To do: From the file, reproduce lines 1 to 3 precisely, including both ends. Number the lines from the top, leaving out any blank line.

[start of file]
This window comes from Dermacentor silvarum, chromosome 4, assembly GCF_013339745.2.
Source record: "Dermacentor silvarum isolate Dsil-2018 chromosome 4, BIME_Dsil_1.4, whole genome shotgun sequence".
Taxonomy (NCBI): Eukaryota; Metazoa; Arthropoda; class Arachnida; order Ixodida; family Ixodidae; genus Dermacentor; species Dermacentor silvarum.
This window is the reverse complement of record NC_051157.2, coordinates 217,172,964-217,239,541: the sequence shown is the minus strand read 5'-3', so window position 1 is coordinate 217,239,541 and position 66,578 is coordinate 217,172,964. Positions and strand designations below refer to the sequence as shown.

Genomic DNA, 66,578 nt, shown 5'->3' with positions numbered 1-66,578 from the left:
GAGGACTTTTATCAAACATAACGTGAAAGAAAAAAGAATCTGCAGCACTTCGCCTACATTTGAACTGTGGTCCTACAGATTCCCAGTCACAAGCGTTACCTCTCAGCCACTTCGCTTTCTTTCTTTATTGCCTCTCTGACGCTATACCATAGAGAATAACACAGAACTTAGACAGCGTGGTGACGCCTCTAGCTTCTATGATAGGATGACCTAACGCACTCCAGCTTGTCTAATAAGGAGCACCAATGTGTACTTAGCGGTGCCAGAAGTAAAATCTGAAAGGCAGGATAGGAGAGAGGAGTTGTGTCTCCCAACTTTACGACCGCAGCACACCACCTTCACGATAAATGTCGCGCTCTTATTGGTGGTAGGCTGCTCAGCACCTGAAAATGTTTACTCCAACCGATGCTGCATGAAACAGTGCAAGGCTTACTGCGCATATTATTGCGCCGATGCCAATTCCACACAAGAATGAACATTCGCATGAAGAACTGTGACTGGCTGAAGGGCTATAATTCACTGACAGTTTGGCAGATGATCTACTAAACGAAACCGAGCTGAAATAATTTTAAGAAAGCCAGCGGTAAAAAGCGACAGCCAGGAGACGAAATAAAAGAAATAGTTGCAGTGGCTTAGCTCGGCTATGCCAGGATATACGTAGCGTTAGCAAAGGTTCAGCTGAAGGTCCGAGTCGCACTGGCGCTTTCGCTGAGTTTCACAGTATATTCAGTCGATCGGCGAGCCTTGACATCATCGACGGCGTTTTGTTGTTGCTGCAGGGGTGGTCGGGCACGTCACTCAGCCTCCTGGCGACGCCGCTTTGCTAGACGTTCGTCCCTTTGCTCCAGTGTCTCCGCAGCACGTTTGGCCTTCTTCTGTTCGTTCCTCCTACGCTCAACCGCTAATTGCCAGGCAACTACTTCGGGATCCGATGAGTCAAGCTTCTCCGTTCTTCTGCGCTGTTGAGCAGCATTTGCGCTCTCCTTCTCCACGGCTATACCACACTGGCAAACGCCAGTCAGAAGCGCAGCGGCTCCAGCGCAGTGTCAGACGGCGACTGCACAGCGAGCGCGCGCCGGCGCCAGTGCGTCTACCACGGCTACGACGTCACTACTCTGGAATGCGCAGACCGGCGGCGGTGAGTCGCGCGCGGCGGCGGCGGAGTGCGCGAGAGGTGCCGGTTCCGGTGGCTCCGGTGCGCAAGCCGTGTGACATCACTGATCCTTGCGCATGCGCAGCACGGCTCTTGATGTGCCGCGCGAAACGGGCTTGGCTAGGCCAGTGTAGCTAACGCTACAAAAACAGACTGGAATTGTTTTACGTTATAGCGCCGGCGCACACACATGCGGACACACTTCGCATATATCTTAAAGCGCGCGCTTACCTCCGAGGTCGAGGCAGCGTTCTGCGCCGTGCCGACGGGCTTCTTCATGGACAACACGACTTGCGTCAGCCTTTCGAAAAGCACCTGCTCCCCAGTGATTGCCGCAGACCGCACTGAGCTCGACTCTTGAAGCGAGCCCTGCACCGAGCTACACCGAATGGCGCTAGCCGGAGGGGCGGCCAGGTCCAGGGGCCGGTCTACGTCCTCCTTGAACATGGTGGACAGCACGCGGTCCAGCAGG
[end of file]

This window comes from Dermacentor silvarum, chromosome 4, assembly GCF_013339745.2.
Source record: "Dermacentor silvarum isolate Dsil-2018 chromosome 4, BIME_Dsil_1.4, whole genome shotgun sequence".
Taxonomy (NCBI): Eukaryota; Metazoa; Arthropoda; class Arachnida; order Ixodida; family Ixodidae; genus Dermacentor; species Dermacentor silvarum.